USA Rice Leadership class visits Louisiana

Bruce Schultz, Linscombe, Steven D.

Steve Linscombe, director of the LSU AgCenter Rice Research Station, far left, tells members of the USA Rice Leadership Class about variety development at the station during an April 3 tour of the station. Photo by Bruce Schultz

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News Release Distributed 04/04/14

CROWLEY, La. – The 2014-16 USA Rice Leadership class visited the south Louisiana rice-growing region on April 3, including the LSU AgCenter Rice Research Station.

“This gives us a chance to meet with the up-and-coming figures in the rice industry,” said Steve Linscombe, station director.

Linscombe told the group, which included people from Arkansas, California and Texas, as well as Louisiana, about the station’s emphasis on quality in its development of new varieties and hybrids and showed them several fields where rice variety development is underway, including hybrids.

One of the class members, Clay Schaefer, a rice farmer from Hunter, Ark., said he had heard about the station’s work for years, but it was his first visit.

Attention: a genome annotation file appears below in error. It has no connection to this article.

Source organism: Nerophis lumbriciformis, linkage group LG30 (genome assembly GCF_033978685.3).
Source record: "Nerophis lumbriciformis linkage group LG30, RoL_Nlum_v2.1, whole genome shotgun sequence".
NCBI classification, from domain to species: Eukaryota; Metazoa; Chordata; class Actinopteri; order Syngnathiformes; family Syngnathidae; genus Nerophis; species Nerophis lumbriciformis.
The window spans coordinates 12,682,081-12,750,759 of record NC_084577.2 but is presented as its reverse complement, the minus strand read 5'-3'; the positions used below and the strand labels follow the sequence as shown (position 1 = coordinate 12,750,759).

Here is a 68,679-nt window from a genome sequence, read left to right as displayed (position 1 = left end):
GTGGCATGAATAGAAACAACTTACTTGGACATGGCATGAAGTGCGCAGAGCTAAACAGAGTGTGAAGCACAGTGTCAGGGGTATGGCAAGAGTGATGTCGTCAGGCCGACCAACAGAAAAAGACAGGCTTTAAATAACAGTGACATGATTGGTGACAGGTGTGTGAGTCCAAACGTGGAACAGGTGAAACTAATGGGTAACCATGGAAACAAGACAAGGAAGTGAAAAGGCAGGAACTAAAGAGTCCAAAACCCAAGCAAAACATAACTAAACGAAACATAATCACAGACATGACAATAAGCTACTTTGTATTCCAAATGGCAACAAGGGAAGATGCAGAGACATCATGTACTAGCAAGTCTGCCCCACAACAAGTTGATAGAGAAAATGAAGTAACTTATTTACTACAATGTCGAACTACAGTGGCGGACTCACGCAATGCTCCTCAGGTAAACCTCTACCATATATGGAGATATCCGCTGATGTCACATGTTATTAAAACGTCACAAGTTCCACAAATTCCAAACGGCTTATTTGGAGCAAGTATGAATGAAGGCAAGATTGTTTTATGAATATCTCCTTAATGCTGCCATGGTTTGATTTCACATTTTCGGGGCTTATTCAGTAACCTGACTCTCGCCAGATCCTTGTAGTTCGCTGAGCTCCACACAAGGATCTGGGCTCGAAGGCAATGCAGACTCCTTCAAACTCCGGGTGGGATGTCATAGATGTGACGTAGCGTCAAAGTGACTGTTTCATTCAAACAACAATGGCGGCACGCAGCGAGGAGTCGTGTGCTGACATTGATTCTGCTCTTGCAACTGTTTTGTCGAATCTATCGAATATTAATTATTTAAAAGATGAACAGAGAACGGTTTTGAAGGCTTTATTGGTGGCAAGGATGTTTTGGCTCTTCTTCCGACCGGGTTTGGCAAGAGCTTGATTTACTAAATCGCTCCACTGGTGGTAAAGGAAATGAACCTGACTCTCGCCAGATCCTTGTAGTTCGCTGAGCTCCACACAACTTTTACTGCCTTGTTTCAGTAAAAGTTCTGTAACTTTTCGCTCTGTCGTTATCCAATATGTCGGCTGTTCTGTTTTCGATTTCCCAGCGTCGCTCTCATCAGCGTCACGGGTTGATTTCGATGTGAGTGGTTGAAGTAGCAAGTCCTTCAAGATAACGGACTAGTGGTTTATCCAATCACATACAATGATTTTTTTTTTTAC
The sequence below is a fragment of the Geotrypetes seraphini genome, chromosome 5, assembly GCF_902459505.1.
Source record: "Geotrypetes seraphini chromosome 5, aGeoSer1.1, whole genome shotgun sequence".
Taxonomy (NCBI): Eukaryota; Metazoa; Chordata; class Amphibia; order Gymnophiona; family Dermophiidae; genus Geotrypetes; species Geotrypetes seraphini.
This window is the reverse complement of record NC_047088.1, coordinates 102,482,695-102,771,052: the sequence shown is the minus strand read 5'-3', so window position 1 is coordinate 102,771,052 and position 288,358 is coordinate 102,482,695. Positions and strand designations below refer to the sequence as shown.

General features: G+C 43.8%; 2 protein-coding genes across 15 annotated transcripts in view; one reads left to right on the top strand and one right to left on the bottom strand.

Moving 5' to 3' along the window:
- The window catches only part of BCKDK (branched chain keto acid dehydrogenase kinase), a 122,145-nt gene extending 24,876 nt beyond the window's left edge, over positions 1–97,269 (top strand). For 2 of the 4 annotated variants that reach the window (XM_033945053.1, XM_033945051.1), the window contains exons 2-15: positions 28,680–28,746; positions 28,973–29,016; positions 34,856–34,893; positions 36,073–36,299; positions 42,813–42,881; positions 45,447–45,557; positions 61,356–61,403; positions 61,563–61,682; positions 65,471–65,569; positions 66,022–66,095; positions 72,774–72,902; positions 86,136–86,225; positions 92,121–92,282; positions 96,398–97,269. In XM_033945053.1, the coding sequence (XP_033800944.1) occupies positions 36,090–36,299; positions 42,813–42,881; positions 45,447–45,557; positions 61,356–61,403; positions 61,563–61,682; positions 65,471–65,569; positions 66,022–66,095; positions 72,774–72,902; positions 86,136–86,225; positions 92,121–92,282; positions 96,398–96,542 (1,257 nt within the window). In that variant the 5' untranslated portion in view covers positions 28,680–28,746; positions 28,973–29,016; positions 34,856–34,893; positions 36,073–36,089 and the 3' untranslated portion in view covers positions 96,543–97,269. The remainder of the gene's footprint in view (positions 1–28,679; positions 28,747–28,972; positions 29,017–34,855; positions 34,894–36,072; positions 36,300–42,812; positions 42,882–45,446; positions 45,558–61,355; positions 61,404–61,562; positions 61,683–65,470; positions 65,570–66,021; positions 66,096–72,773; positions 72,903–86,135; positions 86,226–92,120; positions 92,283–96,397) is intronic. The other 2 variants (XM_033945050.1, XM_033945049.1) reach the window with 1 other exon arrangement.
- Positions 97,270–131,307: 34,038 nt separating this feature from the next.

“Seeing the Rice Research Station was great because I’ve heard a lot about it, and I’ve produced a lot of Louisiana rice in my 20-year career,” he said.

He said it has been interesting to see rice mills owned by corporations, unlike most of the mills in Arkansas, which are owned by cooperatives.

He said the connections he has made during the class sessions could prove valuable later, and he has learned a lot from getting to know fellow class members.

Jon Munger, farm manager for Montna Farms near Yuba City, Calif., said this is his first trip to Louisiana. “It’s been quite eye-opening, especially the crawfish grown in rice fields,” he said.

He said California has a small crawfish industry. “But it’s nowhere near this scale,” he said.

Munger said California’s irrigation water shortage has gotten some relief with recent rains and snowfall. But, he said, the class’s visit to Texas was disturbing to see the drought problems there, where rice farmers have had to cut back on rice acres or quit farming completely. “It’s very heart-breaking to see the Texas guys go through a drought like that,” he said.

The class also visited the JohnPac plant in Crowley, which makes bags for rice, and the Zaunbrecher Brothers farm at Rayne to see rice and crawfish production.

On April 2, the class toured the Texas rice-growing country and Farmer’s Rice Mill in Lake Charles. On April 4, the class toured the Russell Marine grain-loading facility south of New Orleans.

Other members of the class are A.J. Sabine with Louisiana Farm Bureau, Baton Rouge, La.; Jonathan Hobbs of Russell Marine, Metairie, La.; Derek Haigwood, of Newport, Ark.; Jeremy Jones, of England, Ark., and Will Reneau, of Beaumont, Texas. All were chosen for the class during the USA Rice Outlook Conference in St. Louis last December. The class is sponsored by John Deere, RiceTec and American Commodity Corp.

Bruce Schultz

4/4/2014 11:34:40 PM
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